Public Sector Banks (PSBs) have been at the forefront of new developments concerning the Indian banking and financial services sector in recent times. With the cut in repo rates, subsequent changes in home loan rates and mergers on the anvil, PSBs have their hands full. Now, in a latest development, loans are being sanctioned by many PSBs on the basis of risk profiles of their customers.
Union Bank of India, Bank of Baroda and Syndicate Bank are three public sector banks who have already taken the initial steps towards segmenting retail loans. These are being divided into their own avatars of sub-prime and prime exposure to risks, based on third-party credit scores of prospective loan borrowers. This is being used to offer varying rates of home financing to these customers.
How is the entire system working?
Based on the new regime for external bench-marking, Bank of Baroda, for example, will be making use of three slabs for credit scores courtesy CIBIL (Credit Information Bureau India Limited) with regard to home loan pricing.
Those who have higher credit scores, i.e. more than 760 out of 900, will be offered home loans at interest rates which are 1% lower as compared to those with credit scores between 675-724. This is the lowest slab of the credit score at which the home loan will be provided to the customer. Those with credit scores surpassing 760 will be paying an interest rate of 8.1% at Bank of Baroda. People in the final slab will be paying an interest rate of 9.1%.
The rates of interest for those with credit scores between 725 and 759 will be 8.35%. The floating interest rate based loans at BoB will be tied to an external benchmark. The rate of interest will not be dependent upon the loan tenor or amount. The other two banks will also be using CIBIL sourced credit scores likewise.
Important aspects worth noting
The Reserve Bank of India (RBI) has already provided permission to banks for charging a premium over the external benchmark. This is the credit risk premium and will be added to the benchmark for working out the final rate of interest. The credit scores of potential loan applicants should become more vital eventually in determination of overall costs of retail mortgages. From the 1st of October, 2019, onwards, banks have already internalized external benchmarks for retail loan pricing (those with floating interest rates).
In the near future, as per experts, credit scores throughout the loan duration will be extremely important. Suppose the prospective borrower enhances his/her credit score within a year or so. Then, the overall risk premium will reduce. This may also increase in case the credit score of the borrower is less than 760 after a certain time period.
What other banks are doing in this regard
Syndicate Bank has already confirmed an increase in credit risk premium in case the CIBIL score of the customer comes down in excess of 50 points. The bank, which is preparing to merge with Canara Bank as part of widespread PSB reforms, has decided that rates of interest will be chargeable on the basis of credit profile improvement or deterioration.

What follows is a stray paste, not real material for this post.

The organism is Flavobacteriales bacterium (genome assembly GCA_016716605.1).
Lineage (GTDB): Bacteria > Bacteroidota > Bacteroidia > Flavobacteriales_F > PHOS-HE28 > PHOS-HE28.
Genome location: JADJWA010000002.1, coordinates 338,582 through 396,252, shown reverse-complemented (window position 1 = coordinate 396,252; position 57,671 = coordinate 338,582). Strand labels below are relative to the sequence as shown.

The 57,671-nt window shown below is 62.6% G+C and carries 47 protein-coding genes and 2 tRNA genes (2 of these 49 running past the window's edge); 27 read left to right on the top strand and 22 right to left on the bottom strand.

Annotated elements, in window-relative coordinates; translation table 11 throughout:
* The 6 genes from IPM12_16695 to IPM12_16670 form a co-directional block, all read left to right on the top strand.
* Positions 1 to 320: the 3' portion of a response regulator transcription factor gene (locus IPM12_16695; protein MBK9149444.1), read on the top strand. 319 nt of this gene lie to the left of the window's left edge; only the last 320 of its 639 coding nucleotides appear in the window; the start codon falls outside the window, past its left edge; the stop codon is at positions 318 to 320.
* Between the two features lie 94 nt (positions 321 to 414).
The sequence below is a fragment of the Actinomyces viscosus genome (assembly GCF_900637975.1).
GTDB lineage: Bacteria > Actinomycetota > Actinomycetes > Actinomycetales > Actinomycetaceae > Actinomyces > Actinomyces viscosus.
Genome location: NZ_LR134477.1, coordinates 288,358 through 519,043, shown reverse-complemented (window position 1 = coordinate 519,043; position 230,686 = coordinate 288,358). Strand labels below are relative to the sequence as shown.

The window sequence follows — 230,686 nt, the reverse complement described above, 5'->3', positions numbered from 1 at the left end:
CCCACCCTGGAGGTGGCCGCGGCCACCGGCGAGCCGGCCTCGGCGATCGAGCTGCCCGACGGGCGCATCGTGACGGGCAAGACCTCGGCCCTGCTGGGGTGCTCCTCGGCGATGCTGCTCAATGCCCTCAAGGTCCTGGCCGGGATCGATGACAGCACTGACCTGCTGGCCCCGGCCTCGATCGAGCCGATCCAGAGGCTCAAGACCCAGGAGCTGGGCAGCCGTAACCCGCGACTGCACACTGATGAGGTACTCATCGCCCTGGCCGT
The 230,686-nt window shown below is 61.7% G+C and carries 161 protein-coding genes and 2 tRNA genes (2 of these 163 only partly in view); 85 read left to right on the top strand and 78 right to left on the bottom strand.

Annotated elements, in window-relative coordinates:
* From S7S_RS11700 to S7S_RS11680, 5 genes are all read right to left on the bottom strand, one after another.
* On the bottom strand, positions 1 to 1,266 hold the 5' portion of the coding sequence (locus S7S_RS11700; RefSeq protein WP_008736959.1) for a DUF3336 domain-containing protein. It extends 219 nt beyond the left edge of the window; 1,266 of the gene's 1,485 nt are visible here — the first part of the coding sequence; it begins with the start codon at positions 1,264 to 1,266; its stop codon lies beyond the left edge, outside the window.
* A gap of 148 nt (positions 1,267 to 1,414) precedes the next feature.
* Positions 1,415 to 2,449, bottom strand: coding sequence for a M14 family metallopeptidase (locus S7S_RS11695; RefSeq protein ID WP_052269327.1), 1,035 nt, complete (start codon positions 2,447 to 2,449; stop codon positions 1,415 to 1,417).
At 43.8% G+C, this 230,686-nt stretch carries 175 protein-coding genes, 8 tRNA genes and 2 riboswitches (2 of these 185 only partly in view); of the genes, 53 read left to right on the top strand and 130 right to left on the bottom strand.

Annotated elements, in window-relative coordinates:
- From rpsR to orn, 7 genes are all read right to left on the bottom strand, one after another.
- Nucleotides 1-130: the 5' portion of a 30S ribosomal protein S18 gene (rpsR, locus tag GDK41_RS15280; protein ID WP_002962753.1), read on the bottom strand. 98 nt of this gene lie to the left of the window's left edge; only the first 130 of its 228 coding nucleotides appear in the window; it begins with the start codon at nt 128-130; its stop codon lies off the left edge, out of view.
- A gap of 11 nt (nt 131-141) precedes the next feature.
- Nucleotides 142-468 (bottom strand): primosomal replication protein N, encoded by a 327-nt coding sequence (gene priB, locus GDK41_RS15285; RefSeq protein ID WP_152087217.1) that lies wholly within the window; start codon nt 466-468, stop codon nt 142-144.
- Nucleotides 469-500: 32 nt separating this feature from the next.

The latter may be possible in case the customer delays on paying his/her EMIs for a period of more than 30 days and at least for 3 such times in the last year. Union Bank of India, which is also expected to be the foremost banking player in the proposed merger of three entities, has confirmed that 10 basis points extra will be charged for those customers who have credit scores lower than 700. Along with CIBIL, other bureaus of credit data will be used for ascertaining creditworthiness of potential home loan applicants. These include Experian, Equifax and CRIF Highmark.
The credit scores are worked out on the basis of the information given by banks and other entities relating to track record of payments made by the person on previous loans and utilities. CIBIL has scores between 300 and 900 in this regard. Citibank has already internalized the external benchmark as the 3-month Treasury Bill and many other lenders are making use of the repo rate. Citibank has already confirmed that over the last 9-10 months, all home loan customers on its rolls have selected the loan product tied to the Treasury Bill.
Some banking entities have kept an internal assessment of credit function while some others have selected external credit scores. SBI (State Bank of India) will be following its own internal approach towards grading of risks. SBI segments borrowers into 6 categories of risks or RGs (risk grades). These vary from 1-6 throughout both non-salaried and salaried categories. Customers in 4-6 categories usually have to pay 10 basis points more in terms of interest. ICICI Bank, on the other hand, has stated that rates of interest will differ for customers on the basis of the credit bureau scores. Several experts have opined that Indian banks should aim for complete transparency by choosing external systems for credit scores like CIBIL or a scoring pattern which can be verified by customers instead of sticking to internal models of risk grading.